What are the possibilities and practical applications of autonomous systems in aviation?
Two recent crashes of self-driving automobiles, one in Tempe, Arizona and another in Mountain View, California, have brought increased attention to the rapid adoption of new, sophisticated autonomous technologies in the transportation industry. Driverless transport, long the dream of science fiction writers and futurists, is becoming a reality thanks to new advances in sensing, artificial intelligence and mechanical controls and a public that now views their travel experience as an extension of their digital lifestyle. The Uber and Tesla accidents are unlikely to slow the pace of innovation, given the momentum and capital behind this industry megatrend. In the aviation sector, both Boeing and Airbus have begun serious engineering efforts aimed at producing fully autonomous commercial aircraft, potentially as early as 2025.
While the exact details of autonomous systems vary from application to application, they are almost always a combination of three basic approaches. A network of sensors measures both the vehicle itself and the outside environment: these can range from simple indications of velocity or temperature to sophisticated computer vision systems capable of automatically detecting people and objects. These inputs are fed to a collection of artificial intelligence (AI) algorithms, often a combination of heuristics and machine learning, which determine the appropriate course of action. Finally, the system automatically actuates the vehicle’s controls. The process is potentially repeated hundreds or thousands of times a second. Because the sensors receive so many inputs, and the vehicle’s reaction can be measured by further sensing, the system can use statistical processes to “learn” correct behaviors, improving performance over time.
While both regulatory and public trust issues make pilotless flight less certain than driverless cars, there are already a number of potential applications of autonomous systems in aviation. Fully AI-enabled collision avoidance systems have the potential to dramatically reduce mid-air collisions, runway incursions and controlled flight into terrain, especially if they are able to automatically actuate controls to achieve an evasive or halting maneuver. More sophisticated systems may be able to detect evidence of pilot error, fatigue, risk-taking behaviors and degrading system performance, all leading causes of accidents in both commercial and general aviation. Back on land, air traffic control autonomous agents have the potential to improve the airspace system’s response to common disruptions like seasonal congestion and weather, freeing individual controllers to focus more on the safety of individual flights.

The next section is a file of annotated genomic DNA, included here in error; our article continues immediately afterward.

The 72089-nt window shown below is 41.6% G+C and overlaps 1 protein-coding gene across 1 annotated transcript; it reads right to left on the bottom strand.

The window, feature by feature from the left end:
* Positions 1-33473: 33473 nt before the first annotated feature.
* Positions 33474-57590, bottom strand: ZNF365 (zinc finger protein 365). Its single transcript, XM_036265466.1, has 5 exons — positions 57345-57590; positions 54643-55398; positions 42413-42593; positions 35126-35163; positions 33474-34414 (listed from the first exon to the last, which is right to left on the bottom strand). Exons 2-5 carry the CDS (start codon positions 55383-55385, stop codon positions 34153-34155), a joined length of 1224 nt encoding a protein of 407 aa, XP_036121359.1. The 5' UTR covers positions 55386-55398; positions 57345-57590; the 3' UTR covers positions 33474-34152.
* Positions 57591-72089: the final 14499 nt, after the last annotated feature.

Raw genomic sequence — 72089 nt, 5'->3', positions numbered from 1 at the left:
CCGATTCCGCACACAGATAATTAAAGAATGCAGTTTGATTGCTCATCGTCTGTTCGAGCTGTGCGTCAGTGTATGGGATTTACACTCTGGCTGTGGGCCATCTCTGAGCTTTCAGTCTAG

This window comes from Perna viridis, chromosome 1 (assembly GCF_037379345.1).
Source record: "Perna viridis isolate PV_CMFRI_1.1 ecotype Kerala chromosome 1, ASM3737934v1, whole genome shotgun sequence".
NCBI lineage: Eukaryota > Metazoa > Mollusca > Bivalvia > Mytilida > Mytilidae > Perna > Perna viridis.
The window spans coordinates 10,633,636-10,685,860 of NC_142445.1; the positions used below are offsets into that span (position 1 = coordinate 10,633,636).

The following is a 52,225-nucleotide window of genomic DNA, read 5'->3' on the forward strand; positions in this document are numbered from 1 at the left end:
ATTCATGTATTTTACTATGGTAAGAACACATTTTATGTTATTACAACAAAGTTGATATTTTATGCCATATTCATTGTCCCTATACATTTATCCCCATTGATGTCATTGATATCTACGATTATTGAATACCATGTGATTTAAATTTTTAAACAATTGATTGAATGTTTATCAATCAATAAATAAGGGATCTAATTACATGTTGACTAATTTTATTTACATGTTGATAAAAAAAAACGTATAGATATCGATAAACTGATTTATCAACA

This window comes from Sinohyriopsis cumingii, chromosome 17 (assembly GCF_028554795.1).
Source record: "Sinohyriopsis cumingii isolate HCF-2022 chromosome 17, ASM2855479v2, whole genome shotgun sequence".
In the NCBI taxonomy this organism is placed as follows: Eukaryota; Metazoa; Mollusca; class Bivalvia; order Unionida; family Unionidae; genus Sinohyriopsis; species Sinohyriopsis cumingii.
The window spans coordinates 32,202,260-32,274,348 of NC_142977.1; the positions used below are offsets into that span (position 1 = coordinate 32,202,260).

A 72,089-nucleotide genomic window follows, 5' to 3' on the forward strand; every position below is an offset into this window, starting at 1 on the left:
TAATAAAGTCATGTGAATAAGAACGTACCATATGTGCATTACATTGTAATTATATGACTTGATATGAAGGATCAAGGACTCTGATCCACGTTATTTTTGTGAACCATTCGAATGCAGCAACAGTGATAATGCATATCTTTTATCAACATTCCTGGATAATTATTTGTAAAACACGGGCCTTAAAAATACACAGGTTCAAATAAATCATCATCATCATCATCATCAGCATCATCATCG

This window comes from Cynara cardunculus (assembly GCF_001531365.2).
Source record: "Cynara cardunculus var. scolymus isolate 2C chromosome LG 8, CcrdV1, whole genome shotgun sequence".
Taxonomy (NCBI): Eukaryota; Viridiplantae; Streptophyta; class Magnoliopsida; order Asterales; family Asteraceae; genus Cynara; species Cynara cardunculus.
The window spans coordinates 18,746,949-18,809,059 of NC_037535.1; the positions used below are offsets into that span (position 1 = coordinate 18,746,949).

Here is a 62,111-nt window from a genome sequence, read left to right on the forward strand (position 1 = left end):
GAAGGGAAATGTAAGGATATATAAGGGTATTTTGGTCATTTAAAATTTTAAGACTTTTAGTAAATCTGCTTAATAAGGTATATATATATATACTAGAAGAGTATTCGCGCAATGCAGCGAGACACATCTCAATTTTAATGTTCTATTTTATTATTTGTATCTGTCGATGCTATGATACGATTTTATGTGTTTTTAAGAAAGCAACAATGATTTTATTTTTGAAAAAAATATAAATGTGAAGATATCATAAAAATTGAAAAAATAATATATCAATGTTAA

All of this automation is not without its risks, however. Most autonomous systems rely on statistical processes to make decisions, and no system can be expected to get it right 100% of the time. Systems are especially prone to both sensor blindness, in which a critical measurement is not captured for some reason, and to component failures. This is especially true because, unlike aircraft engines or flight controls, many of these systems have not been around long enough to measure their historic reliability. Finally, there is the risk of cyberattacks. These can come in several forms, including attempts to provide false or corrupting signals to the sensing system, to hijack the system’s command-and-control channels or to override automated control inputs. Such attacks are not beyond the realm of possibility, even in legacy aviation platforms such as the 757, as recent government research has shown. In the case of the AI itself, a massive overload of false signals may even cause the system to maladapt, learning bad behaviors instead of good ones.
These vulnerabilities highlight the need for new standards and development practices that address the specific challenges of autonomous aviation systems. One such approach, NASA’s “Assured Autonomy for Aviation Transformation” program, is promising. However, more research and direct involvement from the aviation software community will be needed to ensure that autonomous aviation software maintains the same high standards of safety and reliability that the industry and the public have come to expect.
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